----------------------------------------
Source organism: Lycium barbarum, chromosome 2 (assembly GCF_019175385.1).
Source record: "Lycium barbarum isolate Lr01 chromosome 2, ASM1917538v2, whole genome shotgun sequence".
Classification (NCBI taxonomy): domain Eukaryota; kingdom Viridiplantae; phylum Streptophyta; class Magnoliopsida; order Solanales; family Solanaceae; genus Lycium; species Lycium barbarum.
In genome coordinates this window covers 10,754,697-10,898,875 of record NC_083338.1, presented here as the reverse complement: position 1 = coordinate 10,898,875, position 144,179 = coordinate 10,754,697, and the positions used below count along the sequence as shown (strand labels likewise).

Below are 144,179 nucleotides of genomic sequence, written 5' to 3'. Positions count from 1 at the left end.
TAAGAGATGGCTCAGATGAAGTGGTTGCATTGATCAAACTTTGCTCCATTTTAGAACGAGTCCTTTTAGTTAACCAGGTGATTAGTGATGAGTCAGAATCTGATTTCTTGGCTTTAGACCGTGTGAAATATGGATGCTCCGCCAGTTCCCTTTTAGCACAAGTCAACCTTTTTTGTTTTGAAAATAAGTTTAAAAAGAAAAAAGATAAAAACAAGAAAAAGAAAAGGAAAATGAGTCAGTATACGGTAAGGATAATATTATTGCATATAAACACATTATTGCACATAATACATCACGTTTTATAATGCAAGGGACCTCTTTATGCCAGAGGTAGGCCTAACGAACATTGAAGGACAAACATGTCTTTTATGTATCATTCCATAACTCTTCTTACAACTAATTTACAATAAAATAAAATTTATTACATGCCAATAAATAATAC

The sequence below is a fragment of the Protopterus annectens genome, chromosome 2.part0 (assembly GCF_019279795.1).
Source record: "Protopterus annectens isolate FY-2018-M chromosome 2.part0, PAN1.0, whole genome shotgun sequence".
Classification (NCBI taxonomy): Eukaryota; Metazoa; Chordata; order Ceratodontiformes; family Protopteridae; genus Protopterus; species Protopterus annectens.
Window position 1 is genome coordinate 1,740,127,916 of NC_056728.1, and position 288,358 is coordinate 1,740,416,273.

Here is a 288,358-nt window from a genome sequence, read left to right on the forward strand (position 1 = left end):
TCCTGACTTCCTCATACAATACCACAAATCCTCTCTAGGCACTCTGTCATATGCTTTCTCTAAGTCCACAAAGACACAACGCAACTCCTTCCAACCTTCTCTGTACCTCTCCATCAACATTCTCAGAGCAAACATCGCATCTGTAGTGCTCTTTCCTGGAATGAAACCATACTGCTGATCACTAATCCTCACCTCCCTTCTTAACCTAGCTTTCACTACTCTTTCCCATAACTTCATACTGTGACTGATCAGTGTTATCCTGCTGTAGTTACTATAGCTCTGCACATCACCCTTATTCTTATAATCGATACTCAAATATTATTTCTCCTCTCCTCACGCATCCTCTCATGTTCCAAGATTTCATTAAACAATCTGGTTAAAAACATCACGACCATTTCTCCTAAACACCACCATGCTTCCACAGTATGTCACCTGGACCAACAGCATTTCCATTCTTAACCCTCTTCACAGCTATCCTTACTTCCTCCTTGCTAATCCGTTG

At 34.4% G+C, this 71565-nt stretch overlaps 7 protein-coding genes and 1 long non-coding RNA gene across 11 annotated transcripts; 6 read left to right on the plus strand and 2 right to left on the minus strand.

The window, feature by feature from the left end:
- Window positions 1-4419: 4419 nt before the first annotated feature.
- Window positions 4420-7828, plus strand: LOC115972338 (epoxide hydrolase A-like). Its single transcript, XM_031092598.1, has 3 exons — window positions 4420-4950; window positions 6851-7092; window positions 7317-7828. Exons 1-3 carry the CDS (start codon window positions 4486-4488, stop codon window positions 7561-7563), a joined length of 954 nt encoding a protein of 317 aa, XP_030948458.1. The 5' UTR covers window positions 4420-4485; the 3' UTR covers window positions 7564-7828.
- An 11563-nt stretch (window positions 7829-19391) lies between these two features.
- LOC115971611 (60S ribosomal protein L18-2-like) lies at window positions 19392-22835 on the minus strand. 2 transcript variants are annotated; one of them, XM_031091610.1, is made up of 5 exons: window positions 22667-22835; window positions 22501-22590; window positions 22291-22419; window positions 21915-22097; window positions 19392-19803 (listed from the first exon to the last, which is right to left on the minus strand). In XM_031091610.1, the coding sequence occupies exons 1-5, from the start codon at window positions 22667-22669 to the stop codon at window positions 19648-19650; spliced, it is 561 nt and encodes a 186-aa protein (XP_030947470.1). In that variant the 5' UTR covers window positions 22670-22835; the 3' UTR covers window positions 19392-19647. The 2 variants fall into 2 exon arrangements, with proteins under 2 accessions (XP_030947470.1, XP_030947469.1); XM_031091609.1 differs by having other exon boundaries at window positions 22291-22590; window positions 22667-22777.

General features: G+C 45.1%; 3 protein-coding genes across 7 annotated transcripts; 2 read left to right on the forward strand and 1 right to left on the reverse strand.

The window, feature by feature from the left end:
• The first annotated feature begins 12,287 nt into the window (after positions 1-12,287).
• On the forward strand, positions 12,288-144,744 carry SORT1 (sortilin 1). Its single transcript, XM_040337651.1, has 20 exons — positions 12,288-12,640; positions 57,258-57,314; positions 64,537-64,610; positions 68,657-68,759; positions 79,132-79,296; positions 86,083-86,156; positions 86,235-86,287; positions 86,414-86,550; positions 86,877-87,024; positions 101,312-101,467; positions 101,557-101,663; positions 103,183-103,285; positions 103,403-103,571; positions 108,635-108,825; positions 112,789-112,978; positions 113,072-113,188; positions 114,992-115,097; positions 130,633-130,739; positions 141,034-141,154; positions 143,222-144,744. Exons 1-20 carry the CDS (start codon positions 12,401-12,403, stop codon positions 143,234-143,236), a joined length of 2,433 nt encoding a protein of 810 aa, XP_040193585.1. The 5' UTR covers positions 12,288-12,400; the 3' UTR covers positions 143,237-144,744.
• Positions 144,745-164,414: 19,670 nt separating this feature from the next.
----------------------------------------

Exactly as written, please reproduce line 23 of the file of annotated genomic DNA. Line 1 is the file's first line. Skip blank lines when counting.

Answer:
• Positions 144,745-164,414: 19,670 nt separating this feature from the next.